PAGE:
When I said I was going to do fewer kilometres, I didn't realise I was going to become a room-loving slacker. But, and you know I have to make excuses, some of my old friends are back—mud, boggy pathways, hills, horseflies, and, don't forget, stiles. Not to mention, of course, the inevitable faffing that comes with trying to work out where the path is in the first place. Given all that, and one more thing, a bag full of wet clothing (thought the heater would stay on all night last night so I washed up big!), fourteen kilometres is actually not too bad. I also got to this point in the climb up the Blackstone Edge (the rather nasty hill that takes me to my starting point on the Pennine Way, The White House (it is the pub under the arrow for 'tomorrow' on the picture, very little on that picture, there is one there I promise, and it is white)) and decided that a sensible climber wouldn't go up on the moor at nearly four in the afternoon when it was still some distance to not-known-if-available accommodation, especially when that sensible climber was unwilling to spend the night under canvas. Mmm, sensible excuse-maker, sounds like to me.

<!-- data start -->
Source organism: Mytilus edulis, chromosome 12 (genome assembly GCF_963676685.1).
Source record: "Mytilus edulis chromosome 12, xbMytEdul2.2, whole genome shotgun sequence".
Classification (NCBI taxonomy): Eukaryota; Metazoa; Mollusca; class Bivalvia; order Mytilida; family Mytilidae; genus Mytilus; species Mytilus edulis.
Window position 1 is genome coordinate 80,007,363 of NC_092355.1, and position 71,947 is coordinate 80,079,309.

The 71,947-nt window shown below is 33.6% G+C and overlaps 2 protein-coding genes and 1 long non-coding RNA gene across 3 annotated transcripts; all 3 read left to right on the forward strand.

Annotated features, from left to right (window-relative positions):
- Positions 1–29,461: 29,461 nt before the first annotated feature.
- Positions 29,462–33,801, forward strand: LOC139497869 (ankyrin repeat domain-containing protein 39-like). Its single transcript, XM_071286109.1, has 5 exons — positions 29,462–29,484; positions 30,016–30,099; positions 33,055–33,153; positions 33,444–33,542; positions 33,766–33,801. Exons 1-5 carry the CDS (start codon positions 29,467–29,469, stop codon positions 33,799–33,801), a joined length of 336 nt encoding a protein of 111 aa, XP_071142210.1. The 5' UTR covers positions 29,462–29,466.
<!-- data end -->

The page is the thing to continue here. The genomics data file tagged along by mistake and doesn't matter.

Not much happened today so I am going to leave you with a couple of the places I saw on the map. The names in this sentence are real, no animals were hurt in the production of this sentence, and it is brought to you by Canal Films and the British Broadcasting Corporation: Dick Slack (no, really, look on the map if you don't believe me), Turton Bottoms, Deeply Vale, Fold-Head, Southward Bottom (that is what I have, being old and all), Cock Leach (ow, even though it is a different spelling; that's probably a place where randy Englishmen went for a 'cure' in the eighteenth century), and one of my favourites, because who doesn't like a mix of Bond and countryside—Roger Moor.
Black Volvos: 2. Hot Pink Fiats: 1.
Good night to Cowberry Hill, good night to you.